Ho and Tran Ngoc Danh were not successful, so the newlyweds went to Czechoslovakia where Lien enrolled in the Prague Conservatory. When she received her diploma in the early 1950s, she became the first Vietnamese woman to obtain an advanced degree in music.
Much of her time in Prague was spent apart from her husband. Tran Ngoc Danh remained politically active and controversial, working mainly in Bangkok. When Lien did finally join him, he was in the countryside of North Vietnam with Ho and the Viet Minh forces. She made the arduous journey from south China to the Vietnam jungle on foot carrying her 22-month-old daughter.
She remained with the Viet Minh for two years until the French were routed in Dien Bien Phu in 1954. Her first son, Tran Thanh Binh, now one of Vietnam’s most prominent architects, was born in that jungle and her husband died in it of tuberculosis.
When Ho took charge of the new country, he asked Lien to record her arrangements of Vietnamese folk songs and lullabies that she had regularly played for him and the troops. Vietnam was a country that had endured centuries of foreign occupation, and Lien’s recording was embraced as a national symbol for a people reclaiming their own culture.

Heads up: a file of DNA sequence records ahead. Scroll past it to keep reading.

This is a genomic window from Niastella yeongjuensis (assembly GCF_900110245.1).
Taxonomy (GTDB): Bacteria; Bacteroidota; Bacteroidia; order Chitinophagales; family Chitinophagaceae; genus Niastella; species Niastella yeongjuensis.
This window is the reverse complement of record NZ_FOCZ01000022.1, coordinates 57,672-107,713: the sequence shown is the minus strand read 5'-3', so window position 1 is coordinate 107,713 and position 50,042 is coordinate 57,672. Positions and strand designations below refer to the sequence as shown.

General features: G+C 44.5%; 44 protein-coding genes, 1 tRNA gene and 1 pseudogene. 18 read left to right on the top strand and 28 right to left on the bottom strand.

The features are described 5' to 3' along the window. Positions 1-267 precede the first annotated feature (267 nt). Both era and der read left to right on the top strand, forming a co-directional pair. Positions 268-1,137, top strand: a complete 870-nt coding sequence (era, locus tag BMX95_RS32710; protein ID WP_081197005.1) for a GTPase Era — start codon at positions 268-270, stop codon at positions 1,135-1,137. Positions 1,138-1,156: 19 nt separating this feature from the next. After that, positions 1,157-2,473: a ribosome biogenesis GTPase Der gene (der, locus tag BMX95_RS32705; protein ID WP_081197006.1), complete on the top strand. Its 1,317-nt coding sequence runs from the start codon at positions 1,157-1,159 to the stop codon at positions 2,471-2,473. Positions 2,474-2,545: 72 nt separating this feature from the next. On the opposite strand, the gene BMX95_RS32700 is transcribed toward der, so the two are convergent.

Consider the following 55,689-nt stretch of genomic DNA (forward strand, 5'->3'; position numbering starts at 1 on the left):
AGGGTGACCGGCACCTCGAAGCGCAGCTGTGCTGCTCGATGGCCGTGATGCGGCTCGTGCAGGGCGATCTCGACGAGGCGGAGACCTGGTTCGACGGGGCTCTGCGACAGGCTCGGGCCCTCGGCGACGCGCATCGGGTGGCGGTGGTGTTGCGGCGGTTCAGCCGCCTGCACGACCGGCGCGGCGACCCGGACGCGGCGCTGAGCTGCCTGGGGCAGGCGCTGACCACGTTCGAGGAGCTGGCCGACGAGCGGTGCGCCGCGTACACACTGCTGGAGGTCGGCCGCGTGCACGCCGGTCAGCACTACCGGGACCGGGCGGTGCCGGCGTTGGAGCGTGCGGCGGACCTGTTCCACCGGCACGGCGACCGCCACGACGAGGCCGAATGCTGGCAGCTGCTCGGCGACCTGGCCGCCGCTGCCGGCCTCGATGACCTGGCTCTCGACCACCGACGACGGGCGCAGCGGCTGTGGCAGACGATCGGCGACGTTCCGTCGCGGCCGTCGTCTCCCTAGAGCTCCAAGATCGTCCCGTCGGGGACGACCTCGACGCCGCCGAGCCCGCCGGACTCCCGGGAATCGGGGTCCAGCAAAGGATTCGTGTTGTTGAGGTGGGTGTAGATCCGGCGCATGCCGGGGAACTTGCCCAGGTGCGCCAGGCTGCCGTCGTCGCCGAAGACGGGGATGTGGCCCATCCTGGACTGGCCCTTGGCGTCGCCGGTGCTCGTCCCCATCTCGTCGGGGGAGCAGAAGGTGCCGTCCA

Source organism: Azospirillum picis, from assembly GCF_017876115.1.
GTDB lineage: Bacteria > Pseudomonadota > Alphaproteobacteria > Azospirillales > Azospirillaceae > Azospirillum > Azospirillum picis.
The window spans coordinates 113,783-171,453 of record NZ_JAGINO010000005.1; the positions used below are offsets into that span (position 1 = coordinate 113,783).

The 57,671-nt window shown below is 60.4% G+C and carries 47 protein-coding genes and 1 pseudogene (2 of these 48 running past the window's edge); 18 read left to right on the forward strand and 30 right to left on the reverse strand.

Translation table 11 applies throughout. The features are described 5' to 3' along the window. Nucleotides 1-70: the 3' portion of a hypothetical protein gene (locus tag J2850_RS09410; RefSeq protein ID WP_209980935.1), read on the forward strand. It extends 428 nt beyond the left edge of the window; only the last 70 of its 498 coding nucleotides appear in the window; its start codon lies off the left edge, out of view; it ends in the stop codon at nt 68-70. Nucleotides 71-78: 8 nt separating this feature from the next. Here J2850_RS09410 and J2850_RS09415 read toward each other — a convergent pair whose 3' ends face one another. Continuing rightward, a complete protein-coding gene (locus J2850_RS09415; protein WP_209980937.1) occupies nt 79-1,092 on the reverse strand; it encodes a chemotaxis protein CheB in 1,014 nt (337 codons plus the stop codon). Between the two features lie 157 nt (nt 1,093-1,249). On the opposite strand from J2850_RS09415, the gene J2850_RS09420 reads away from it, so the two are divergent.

Madame Lien is careful not to take full credit for founding the Vietnam’s first music school in Hanoi, where she settled after Dien Bien Phu and remarried. Her responsibility was the piano department, she says. But her co-founders were all self-taught musicians, and she was the one who, having learned Czech in Prague had also picked up just enough Polish, Romanian and Russian to hire music professors from the Soviet bloc countries friendly to Vietnam.
The school expanded haphazardly, with classes scattered in buildings throughout Hanoi. Scores were in short supply, and students had to make their copies of Beethoven sonatas by hand. But Madame Lien says that the music-loving Ho began a commitment to fully funding the school that the Communist government continues to this day.
In 1965, when U.S. planes began bombing North Vietnam, the government relocated the 500 students to a neighboring village 30 miles away. The school’s 60 pianos and other instruments were carried on ox carts. “We lived with the peasants, and classes were taught underground,” Madame Lien said. “It was terrible.”
The uneducated farmers were annoyed by the noise of unfamiliar musical instruments and were terrified that the racket would attract enemy aircraft. There was no electricity. Classes were held in bunkers dug deep in the earth.
Most of the pianos, though, had to remain above ground, taking up space and making the villagers’ quarters all the more cramped. Piano students took turns practicing around the clock. There was never quiet.
Miraculously, no one got hurt. “You know,” Madame Lien explained, “Vietnamese people are not afraid to die. Many people ask me how we won the war. I say it was because we are not afraid to die.”
In the village, Lien looked after her youngest son, Dang Thai Son, who was born in Hanoi in 1958, and taught him piano when he wasn’t frolicking with his peasant playmates. Her teenage daughter Tran Thu Ha (a pianist) and son Tran Thanh Binh (then a cellist) were assigned quarters apart from their mother and with the older students.
Tran Thu Ha recalls learning Beethoven’s “Moonlight” Sonata on a literally ratty piano — rats nibbled on the hammers and chewed the pedals. And she learned it in the moonlight..